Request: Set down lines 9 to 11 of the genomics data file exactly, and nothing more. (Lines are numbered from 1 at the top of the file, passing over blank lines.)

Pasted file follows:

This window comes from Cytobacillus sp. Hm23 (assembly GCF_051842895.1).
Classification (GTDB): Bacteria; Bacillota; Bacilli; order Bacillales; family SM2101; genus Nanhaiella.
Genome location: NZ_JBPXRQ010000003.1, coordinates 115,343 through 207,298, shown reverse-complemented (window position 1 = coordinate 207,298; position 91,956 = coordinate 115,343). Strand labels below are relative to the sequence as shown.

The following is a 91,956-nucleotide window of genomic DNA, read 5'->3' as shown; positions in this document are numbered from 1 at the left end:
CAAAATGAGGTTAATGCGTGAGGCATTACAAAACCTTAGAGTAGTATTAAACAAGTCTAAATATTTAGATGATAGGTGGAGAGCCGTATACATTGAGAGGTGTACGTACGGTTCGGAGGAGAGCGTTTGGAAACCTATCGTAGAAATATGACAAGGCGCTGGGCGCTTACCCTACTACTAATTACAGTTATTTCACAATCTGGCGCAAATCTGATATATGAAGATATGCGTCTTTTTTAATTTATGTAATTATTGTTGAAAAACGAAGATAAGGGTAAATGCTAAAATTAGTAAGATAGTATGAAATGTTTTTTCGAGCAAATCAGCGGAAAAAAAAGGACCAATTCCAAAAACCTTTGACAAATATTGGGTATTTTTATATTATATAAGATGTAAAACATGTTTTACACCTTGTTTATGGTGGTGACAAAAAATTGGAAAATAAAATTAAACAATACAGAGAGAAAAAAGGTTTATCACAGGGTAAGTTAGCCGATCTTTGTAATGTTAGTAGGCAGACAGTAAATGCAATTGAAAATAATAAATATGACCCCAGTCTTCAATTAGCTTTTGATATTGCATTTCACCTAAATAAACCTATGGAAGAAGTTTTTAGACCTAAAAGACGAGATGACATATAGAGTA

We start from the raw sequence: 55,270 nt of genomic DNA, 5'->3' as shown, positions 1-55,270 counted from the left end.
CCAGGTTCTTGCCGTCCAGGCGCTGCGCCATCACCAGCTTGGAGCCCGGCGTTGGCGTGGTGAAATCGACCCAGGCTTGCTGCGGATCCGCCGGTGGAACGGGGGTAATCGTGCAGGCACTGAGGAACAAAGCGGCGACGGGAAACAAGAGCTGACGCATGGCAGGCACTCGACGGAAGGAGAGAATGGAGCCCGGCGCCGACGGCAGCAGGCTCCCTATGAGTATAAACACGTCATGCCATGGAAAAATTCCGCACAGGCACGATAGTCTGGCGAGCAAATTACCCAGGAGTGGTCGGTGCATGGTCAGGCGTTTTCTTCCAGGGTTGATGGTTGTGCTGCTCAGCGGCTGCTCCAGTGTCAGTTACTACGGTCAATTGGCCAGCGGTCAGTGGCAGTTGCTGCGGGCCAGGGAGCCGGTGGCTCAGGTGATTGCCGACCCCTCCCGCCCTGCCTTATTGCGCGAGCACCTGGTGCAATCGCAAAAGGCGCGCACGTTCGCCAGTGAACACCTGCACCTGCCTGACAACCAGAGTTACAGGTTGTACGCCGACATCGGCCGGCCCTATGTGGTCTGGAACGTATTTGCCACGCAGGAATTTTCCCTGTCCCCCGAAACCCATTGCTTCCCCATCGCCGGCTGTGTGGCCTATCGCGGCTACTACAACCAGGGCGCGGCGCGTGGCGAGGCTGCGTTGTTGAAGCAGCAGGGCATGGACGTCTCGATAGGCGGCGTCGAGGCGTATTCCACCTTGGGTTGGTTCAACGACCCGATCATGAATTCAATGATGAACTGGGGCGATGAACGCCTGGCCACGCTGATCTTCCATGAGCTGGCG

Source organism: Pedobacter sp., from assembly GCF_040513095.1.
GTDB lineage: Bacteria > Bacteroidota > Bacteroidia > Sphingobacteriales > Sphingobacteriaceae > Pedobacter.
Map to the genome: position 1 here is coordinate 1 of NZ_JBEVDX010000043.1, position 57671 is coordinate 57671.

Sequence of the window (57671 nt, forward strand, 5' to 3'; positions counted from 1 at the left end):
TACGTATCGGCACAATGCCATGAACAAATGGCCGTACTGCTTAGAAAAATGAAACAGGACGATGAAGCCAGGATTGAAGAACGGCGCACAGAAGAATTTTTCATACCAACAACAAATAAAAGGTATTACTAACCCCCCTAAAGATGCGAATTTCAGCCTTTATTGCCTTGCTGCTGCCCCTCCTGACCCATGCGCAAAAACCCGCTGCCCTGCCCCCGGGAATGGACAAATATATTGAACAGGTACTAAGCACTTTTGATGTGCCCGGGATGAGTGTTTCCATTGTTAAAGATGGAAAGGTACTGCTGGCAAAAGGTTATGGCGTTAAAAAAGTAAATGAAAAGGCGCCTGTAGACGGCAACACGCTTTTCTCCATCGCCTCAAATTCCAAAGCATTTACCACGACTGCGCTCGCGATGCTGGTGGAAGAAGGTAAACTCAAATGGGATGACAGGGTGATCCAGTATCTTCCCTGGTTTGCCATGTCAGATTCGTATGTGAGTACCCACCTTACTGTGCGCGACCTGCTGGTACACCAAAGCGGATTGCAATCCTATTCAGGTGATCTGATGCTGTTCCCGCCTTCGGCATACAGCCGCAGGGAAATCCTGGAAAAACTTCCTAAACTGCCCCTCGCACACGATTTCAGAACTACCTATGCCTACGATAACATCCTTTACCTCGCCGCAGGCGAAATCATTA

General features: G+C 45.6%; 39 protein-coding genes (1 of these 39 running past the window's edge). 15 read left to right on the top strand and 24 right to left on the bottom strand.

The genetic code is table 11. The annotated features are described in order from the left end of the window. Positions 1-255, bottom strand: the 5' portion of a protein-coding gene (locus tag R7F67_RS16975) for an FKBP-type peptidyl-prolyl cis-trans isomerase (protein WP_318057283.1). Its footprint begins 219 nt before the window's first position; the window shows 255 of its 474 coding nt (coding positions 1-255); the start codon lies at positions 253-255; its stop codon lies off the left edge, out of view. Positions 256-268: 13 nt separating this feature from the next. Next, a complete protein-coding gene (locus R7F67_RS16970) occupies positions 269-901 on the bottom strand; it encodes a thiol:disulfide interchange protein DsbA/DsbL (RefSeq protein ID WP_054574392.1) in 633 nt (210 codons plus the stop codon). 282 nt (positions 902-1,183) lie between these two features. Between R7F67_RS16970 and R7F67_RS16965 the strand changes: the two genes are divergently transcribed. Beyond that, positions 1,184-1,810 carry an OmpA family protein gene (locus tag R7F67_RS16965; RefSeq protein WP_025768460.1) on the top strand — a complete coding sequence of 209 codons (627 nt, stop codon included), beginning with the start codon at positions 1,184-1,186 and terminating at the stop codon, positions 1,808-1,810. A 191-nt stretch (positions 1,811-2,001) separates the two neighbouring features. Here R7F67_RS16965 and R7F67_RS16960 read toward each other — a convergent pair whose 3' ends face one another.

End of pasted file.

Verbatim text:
GTDB lineage: Bacteria > Bacteroidota > Bacteroidia > Sphingobacteriales > Sphingobacteriaceae > Pedobacter.
Map to the genome: position 1 here is coordinate 1 of NZ_JBEVDX010000043.1, position 57671 is coordinate 57671.

Sequence of the window (57671 nt, forward strand, 5' to 3'; positions counted from 1 at the left end):